India launches largest rocket and unmanned capsule
India has successfully launched its largest rocket and an unmanned capsule which could send astronauts into space.
The 630-tonne Geosynchronous Satellite Launch Vehicle (MK III) blasted off from Sriharikota in the southern state of Andhra Pradesh on Thursday morning.
The new rocket will be able to carry heavier satellites into space.
India has successfully launched lighter satellites in recent years, but has faced problems sending up heavier payloads.
The new rocket is capable of carrying communication satellites weighing 4,000kg, reports say, meaning India will not have to rely on foreign launchers to do so.
Prime Minister Narendra Modi tweeted after the launch: “Successful launch of GSLV MK-III is yet another triumph of brilliance & hard work of our scientists. Congrats to them for the efforts.”
K Radhakrishnan, chairman of the Indian Space and Research Organization (Isro), said the launch marked a “very significant day in India’s space history”.
The rocket’s main cargo was an Indian-made capsule capable of carrying two to three astronauts into space.
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Learn more » http://www.bbc.com/news/world-asia-india-30527602
Chennai: The 67-hour countdown for the Thursday launch of India’s third navigation satellite is progressing smoothly though a thunder storm on Wednesday delayed some operations, a senior space agency official said.
“Today (Wednesday) morning we moved the mobile service tower (MST) backwards. The operation was delayed by around two hours owing to thunderstorm in the morning. There is sufficient time cushion built in for such unforeseen delays in the countdown period,” MYS Prasad, director, Satish Dhawan Space Centre at Sriharikota, told IANS.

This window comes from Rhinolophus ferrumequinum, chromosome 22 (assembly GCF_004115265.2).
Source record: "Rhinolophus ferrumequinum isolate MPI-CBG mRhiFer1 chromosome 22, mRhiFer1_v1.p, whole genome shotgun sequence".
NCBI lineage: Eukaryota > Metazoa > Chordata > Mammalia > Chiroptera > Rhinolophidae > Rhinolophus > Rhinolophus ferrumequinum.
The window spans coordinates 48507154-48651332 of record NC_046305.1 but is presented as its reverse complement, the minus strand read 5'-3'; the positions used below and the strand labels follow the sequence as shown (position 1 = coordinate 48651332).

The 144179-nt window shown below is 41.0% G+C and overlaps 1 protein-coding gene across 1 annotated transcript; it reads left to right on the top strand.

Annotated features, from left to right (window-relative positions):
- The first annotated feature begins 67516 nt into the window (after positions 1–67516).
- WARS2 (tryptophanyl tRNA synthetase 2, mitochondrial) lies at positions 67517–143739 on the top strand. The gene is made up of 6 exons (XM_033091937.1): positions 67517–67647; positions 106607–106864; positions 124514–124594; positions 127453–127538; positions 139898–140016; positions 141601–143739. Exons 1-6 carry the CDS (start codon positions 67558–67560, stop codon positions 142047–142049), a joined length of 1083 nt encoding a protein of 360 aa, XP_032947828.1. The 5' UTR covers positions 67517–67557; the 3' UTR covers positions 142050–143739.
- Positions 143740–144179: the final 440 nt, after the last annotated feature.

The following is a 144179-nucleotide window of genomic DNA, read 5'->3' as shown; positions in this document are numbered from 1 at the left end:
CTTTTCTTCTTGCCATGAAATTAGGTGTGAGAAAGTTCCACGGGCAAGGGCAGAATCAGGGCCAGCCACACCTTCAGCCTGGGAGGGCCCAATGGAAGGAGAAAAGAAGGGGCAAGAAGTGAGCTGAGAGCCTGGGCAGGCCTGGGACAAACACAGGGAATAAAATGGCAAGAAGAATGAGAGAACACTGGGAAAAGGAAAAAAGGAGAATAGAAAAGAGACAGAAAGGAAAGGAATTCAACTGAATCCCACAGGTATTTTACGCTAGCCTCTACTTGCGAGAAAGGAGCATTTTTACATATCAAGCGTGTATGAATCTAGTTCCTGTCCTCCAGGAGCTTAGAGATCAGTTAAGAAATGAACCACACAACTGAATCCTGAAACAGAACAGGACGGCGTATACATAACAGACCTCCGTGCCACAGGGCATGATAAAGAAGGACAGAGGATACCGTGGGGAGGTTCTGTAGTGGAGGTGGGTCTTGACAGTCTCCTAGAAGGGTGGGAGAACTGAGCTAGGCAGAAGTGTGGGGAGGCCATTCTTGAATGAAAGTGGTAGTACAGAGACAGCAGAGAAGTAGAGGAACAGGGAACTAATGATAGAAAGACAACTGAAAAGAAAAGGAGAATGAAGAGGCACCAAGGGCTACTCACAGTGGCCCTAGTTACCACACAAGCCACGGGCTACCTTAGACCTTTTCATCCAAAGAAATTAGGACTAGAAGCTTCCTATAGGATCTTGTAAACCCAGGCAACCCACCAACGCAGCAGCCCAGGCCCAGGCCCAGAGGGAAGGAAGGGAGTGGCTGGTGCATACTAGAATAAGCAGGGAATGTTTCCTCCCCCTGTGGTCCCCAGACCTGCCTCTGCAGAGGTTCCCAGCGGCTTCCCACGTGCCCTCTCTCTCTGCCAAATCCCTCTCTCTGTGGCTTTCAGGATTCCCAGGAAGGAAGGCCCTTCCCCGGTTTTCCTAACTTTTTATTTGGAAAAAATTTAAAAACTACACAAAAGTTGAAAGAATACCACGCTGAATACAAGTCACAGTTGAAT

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By Ishan Srivastava,TNN
SRIHARIKOTA: When Pakistani troops took positions in Kargil in 1999, one of the first things Indian military sought was GPS data for the region. The space-based navigation system maintained by the US government would have provided vital information, but the US denied it to India. A need for an indigenous satellite navigation system was felt earlier, but the Kargil experience made the nation realise its inevitability.
On Friday, the Indian Space Research Organisation took the nation closer to the goal, which it would achieve in less than two years. The result, the Indian Regional Navigation Satellite System (IRNSS) will be as good as any such space-based system, as India can keep a close watch of not just its boundaries, but up to 1,500km beyond that. It works on a combination of seven satellites which would ‘look’ at the region from different angles, and, in the process, helps calculate from relative data, real-time movement of objects by as less as 10m.
Read more » The Times of India